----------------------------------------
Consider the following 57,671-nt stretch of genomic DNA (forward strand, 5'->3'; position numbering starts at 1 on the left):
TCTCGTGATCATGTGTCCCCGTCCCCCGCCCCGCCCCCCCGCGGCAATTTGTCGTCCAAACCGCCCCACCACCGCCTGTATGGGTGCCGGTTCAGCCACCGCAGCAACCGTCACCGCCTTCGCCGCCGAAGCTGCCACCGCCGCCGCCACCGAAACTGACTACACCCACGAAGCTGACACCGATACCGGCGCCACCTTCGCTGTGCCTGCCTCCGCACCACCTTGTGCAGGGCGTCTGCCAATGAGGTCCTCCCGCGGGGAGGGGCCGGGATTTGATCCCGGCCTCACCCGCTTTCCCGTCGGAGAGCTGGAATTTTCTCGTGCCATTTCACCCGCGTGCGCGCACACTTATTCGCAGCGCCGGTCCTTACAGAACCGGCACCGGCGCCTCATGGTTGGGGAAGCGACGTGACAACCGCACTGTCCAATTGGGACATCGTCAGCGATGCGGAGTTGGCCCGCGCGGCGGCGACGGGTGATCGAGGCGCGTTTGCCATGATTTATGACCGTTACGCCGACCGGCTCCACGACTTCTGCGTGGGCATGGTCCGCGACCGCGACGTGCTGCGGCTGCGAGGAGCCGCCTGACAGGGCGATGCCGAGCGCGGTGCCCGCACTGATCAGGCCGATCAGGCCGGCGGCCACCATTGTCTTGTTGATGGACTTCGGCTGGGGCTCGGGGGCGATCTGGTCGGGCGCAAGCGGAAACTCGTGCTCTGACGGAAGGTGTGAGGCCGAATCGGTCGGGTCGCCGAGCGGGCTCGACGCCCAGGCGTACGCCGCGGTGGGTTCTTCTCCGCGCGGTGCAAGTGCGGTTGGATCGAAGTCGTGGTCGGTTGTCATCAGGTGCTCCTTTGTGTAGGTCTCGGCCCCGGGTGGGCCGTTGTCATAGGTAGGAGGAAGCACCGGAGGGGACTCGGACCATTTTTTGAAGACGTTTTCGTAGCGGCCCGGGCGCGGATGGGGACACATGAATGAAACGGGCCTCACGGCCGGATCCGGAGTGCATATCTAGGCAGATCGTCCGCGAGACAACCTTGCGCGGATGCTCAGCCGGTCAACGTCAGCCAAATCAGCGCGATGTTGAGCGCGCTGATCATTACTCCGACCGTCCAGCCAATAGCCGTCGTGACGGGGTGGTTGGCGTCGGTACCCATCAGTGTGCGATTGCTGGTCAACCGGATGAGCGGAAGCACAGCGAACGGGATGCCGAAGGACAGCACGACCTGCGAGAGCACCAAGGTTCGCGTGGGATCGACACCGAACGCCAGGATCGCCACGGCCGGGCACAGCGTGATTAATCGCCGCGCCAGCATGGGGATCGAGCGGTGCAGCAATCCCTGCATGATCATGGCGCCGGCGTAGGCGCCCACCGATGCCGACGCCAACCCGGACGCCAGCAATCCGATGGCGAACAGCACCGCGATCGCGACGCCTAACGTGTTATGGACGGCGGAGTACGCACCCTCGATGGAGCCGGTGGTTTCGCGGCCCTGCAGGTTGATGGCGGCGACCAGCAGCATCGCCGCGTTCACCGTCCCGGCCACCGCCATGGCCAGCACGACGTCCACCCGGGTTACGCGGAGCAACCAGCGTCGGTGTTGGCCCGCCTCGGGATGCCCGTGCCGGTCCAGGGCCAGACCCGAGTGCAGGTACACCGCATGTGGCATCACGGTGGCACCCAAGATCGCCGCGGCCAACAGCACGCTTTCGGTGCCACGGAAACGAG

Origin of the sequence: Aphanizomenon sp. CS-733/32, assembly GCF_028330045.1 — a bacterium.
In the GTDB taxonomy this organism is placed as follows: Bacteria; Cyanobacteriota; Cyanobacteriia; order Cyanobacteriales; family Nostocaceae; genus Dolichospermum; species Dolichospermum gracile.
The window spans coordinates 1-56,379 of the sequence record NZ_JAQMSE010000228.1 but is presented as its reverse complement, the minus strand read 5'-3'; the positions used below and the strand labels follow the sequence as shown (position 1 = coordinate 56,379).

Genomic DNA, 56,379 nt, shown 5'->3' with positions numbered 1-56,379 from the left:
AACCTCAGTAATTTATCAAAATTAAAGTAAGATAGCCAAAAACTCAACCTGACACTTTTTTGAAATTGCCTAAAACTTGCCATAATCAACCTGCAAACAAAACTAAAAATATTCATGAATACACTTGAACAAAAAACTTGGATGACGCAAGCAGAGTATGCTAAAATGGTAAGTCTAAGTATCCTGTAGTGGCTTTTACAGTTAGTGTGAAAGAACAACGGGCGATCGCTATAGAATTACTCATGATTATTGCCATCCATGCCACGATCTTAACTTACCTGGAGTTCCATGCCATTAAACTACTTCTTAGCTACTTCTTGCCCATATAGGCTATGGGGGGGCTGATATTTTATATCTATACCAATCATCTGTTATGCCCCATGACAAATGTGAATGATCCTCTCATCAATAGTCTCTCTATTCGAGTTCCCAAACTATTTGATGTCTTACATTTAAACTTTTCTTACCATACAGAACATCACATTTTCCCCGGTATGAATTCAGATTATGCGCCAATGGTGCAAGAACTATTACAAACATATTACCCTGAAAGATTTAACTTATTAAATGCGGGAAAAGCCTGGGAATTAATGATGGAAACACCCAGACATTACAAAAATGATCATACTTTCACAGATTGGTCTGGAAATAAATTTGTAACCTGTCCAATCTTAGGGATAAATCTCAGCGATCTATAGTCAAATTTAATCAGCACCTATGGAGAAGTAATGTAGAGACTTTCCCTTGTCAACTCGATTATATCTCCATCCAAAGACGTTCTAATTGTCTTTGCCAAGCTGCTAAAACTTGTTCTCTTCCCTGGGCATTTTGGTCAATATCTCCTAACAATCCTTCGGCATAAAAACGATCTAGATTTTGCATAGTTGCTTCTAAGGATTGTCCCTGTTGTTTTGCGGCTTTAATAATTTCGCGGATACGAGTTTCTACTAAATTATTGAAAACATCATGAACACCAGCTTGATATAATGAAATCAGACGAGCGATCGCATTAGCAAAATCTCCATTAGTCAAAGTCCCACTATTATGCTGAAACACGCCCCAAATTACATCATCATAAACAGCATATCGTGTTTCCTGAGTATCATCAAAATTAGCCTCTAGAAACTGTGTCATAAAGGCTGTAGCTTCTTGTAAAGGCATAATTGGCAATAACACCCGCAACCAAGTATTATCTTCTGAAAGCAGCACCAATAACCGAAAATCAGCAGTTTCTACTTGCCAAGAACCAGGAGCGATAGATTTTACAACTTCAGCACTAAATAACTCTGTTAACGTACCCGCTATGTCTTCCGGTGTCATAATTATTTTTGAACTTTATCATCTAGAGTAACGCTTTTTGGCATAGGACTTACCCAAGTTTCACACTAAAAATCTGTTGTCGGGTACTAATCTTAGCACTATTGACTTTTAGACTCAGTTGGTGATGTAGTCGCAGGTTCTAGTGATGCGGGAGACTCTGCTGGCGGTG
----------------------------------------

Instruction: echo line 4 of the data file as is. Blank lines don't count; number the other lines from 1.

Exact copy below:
In the GTDB taxonomy this organism is placed as follows: Bacteria; Cyanobacteriota; Cyanobacteriia; order Cyanobacteriales; family Nostocaceae; genus Dolichospermum; species Dolichospermum gracile.